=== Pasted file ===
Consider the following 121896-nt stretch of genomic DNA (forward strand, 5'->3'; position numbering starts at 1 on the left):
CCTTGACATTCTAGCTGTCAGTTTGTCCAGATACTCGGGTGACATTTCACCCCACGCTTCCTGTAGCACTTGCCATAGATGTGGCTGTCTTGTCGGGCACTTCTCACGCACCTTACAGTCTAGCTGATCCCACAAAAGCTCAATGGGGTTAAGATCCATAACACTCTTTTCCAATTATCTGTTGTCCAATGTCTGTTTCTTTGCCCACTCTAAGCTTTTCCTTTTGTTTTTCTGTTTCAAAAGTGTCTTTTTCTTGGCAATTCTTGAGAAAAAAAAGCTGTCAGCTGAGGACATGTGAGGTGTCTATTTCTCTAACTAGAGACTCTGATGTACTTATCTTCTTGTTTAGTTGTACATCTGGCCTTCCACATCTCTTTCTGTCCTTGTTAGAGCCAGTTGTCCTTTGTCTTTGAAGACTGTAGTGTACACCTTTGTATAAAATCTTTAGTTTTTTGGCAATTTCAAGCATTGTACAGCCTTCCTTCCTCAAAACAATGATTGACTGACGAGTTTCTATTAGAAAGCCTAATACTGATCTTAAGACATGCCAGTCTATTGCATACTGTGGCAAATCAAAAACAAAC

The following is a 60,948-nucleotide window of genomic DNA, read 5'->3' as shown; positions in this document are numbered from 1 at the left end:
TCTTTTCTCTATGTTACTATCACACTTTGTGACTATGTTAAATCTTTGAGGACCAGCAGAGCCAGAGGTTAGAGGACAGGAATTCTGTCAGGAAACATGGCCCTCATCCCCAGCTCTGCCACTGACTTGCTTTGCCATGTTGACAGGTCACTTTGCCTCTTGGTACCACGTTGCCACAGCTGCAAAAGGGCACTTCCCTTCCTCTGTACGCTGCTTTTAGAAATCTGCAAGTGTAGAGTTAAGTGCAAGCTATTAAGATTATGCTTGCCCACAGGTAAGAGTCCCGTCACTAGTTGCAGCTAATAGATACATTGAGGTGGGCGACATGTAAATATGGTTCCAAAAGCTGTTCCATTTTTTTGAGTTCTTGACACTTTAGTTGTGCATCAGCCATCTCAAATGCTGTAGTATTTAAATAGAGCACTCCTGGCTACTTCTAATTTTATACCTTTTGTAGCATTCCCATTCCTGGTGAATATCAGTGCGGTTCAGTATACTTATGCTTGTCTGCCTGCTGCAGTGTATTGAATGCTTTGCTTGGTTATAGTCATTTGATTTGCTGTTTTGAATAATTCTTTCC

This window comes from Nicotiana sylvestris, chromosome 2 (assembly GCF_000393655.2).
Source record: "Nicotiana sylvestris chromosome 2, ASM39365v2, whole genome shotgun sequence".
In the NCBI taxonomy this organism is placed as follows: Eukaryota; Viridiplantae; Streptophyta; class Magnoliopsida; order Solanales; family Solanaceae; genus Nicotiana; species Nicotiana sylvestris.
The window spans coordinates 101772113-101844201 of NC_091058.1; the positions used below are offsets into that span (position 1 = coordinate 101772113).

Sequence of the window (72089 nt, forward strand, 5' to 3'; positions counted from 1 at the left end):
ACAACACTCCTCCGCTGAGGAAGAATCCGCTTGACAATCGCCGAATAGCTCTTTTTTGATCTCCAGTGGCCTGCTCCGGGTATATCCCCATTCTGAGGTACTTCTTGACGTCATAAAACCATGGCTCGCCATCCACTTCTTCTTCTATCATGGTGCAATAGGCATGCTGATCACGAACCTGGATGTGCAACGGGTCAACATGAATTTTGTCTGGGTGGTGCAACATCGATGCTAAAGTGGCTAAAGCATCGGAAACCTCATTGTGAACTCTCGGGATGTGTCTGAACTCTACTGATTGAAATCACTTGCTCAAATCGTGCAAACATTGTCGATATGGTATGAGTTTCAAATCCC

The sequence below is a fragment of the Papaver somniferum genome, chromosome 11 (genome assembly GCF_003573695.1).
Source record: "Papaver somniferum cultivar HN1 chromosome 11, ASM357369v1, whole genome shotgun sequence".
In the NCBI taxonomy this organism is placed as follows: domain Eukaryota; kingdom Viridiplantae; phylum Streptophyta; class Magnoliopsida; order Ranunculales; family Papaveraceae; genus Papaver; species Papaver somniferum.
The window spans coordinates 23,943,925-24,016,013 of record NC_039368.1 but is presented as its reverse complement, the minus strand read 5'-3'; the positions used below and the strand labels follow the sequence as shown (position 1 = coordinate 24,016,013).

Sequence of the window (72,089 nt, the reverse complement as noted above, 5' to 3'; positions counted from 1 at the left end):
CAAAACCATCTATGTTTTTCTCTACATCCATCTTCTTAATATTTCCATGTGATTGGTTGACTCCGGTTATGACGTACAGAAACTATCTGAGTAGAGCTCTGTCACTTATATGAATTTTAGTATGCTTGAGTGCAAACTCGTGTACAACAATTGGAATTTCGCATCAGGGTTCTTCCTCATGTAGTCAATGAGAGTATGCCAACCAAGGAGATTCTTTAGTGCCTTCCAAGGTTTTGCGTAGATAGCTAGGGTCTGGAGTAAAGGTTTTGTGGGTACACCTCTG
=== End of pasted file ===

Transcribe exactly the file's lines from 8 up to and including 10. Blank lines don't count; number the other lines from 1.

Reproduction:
The window spans coordinates 101772113-101844201 of NC_091058.1; the positions used below are offsets into that span (position 1 = coordinate 101772113).

Sequence of the window (72089 nt, forward strand, 5' to 3'; positions counted from 1 at the left end):
ACAACACTCCTCCGCTGAGGAAGAATCCGCTTGACAATCGCCGAATAGCTCTTTTTTGATCTCCAGTGGCCTGCTCCGGGTATATCCCCATTCTGAGGTACTTCTTGACGTCATAAAACCATGGCTCGCCATCCACTTCTTCTTCTATCATGGTGCAATAGGCATGCTGATCACGAACCTGGATGTGCAACGGGTCAACATGAATTTTGTCTGGGTGGTGCAACATCGATGCTAAAGTGGCTAAAGCATCGGAAACCTCATTGTGAACTCTCGGGATGTGTCTGAACTCTACTGATTGAAATCACTTGCTCAAATCGTGCAAACATTGTCGATATGGTATGAGTTTCAAATCCC